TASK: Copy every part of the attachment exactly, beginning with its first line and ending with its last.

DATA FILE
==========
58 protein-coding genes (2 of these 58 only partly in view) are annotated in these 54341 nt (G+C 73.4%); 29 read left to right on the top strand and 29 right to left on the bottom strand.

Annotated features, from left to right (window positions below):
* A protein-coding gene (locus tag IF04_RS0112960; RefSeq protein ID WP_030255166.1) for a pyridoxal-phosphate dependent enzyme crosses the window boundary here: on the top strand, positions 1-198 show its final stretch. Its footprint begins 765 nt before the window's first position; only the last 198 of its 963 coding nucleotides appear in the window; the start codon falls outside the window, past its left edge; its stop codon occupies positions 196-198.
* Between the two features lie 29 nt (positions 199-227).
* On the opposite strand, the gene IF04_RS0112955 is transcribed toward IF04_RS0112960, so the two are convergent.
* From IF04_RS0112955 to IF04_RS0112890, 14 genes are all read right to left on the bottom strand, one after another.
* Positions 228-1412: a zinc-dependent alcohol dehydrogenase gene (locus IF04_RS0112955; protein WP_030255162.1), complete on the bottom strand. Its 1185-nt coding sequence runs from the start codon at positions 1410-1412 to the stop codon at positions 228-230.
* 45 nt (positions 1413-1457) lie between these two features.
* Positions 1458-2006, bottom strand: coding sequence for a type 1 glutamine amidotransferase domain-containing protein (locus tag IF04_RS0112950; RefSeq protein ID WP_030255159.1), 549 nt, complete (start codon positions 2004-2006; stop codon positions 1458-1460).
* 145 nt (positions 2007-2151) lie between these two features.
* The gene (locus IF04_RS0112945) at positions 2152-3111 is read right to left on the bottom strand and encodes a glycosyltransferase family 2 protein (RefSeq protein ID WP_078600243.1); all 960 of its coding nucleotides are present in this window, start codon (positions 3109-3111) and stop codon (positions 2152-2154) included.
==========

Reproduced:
58 protein-coding genes (2 of these 58 only partly in view) are annotated in these 54341 nt (G+C 73.4%); 29 read left to right on the top strand and 29 right to left on the bottom strand.

Annotated features, from left to right (window positions below):
* A protein-coding gene (locus tag IF04_RS0112960; RefSeq protein ID WP_030255166.1) for a pyridoxal-phosphate dependent enzyme crosses the window boundary here: on the top strand, positions 1-198 show its final stretch. Its footprint begins 765 nt before the window's first position; only the last 198 of its 963 coding nucleotides appear in the window; the start codon falls outside the window, past its left edge; its stop codon occupies positions 196-198.
* Between the two features lie 29 nt (positions 199-227).
* On the opposite strand, the gene IF04_RS0112955 is transcribed toward IF04_RS0112960, so the two are convergent.
* From IF04_RS0112955 to IF04_RS0112890, 14 genes are all read right to left on the bottom strand, one after another.
* Positions 228-1412: a zinc-dependent alcohol dehydrogenase gene (locus IF04_RS0112955; protein WP_030255162.1), complete on the bottom strand. Its 1185-nt coding sequence runs from the start codon at positions 1410-1412 to the stop codon at positions 228-230.
* 45 nt (positions 1413-1457) lie between these two features.
* Positions 1458-2006, bottom strand: coding sequence for a type 1 glutamine amidotransferase domain-containing protein (locus tag IF04_RS0112950; RefSeq protein ID WP_030255159.1), 549 nt, complete (start codon positions 2004-2006; stop codon positions 1458-1460).
* 145 nt (positions 2007-2151) lie between these two features.
* The gene (locus IF04_RS0112945) at positions 2152-3111 is read right to left on the bottom strand and encodes a glycosyltransferase family 2 protein (RefSeq protein ID WP_078600243.1); all 960 of its coding nucleotides are present in this window, start codon (positions 3109-3111) and stop codon (positions 2152-2154) included.